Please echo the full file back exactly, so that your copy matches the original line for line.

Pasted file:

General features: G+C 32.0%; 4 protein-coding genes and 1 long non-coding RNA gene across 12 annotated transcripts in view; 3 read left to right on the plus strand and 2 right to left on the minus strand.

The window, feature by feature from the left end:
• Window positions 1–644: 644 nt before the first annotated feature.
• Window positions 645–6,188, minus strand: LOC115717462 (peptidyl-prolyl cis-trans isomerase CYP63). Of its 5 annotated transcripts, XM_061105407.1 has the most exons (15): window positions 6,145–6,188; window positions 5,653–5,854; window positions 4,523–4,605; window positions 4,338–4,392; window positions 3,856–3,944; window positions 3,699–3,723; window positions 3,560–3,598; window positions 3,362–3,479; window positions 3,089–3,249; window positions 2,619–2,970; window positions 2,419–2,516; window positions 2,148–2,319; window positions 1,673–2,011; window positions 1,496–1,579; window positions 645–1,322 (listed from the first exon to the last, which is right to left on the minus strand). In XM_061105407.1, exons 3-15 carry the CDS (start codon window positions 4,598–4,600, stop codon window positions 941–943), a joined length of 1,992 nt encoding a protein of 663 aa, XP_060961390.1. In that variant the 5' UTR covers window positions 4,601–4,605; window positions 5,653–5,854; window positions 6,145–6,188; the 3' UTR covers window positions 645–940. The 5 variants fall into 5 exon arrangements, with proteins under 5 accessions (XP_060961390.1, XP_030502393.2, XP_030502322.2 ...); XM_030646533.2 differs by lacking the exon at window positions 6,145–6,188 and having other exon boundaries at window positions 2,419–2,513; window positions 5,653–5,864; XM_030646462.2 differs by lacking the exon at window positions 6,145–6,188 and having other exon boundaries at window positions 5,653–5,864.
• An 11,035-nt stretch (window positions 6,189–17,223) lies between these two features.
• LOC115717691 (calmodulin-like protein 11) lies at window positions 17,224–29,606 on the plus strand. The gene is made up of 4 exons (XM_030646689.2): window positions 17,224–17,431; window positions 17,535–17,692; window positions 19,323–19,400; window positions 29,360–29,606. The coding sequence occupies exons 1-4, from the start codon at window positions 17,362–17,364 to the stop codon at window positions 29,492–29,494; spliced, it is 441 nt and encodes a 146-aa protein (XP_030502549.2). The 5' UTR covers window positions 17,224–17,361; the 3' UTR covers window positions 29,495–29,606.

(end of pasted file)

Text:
General features: G+C 32.0%; 4 protein-coding genes and 1 long non-coding RNA gene across 12 annotated transcripts in view; 3 read left to right on the plus strand and 2 right to left on the minus strand.

The window, feature by feature from the left end:
• Window positions 1–644: 644 nt before the first annotated feature.
• Window positions 645–6,188, minus strand: LOC115717462 (peptidyl-prolyl cis-trans isomerase CYP63). Of its 5 annotated transcripts, XM_061105407.1 has the most exons (15): window positions 6,145–6,188; window positions 5,653–5,854; window positions 4,523–4,605; window positions 4,338–4,392; window positions 3,856–3,944; window positions 3,699–3,723; window positions 3,560–3,598; window positions 3,362–3,479; window positions 3,089–3,249; window positions 2,619–2,970; window positions 2,419–2,516; window positions 2,148–2,319; window positions 1,673–2,011; window positions 1,496–1,579; window positions 645–1,322 (listed from the first exon to the last, which is right to left on the minus strand). In XM_061105407.1, exons 3-15 carry the CDS (start codon window positions 4,598–4,600, stop codon window positions 941–943), a joined length of 1,992 nt encoding a protein of 663 aa, XP_060961390.1. In that variant the 5' UTR covers window positions 4,601–4,605; window positions 5,653–5,854; window positions 6,145–6,188; the 3' UTR covers window positions 645–940. The 5 variants fall into 5 exon arrangements, with proteins under 5 accessions (XP_060961390.1, XP_030502393.2, XP_030502322.2 ...); XM_030646533.2 differs by lacking the exon at window positions 6,145–6,188 and having other exon boundaries at window positions 2,419–2,513; window positions 5,653–5,864; XM_030646462.2 differs by lacking the exon at window positions 6,145–6,188 and having other exon boundaries at window positions 5,653–5,864.
• An 11,035-nt stretch (window positions 6,189–17,223) lies between these two features.
• LOC115717691 (calmodulin-like protein 11) lies at window positions 17,224–29,606 on the plus strand. The gene is made up of 4 exons (XM_030646689.2): window positions 17,224–17,431; window positions 17,535–17,692; window positions 19,323–19,400; window positions 29,360–29,606. The coding sequence occupies exons 1-4, from the start codon at window positions 17,362–17,364 to the stop codon at window positions 29,492–29,494; spliced, it is 441 nt and encodes a 146-aa protein (XP_030502549.2). The 5' UTR covers window positions 17,224–17,361; the 3' UTR covers window positions 29,495–29,606.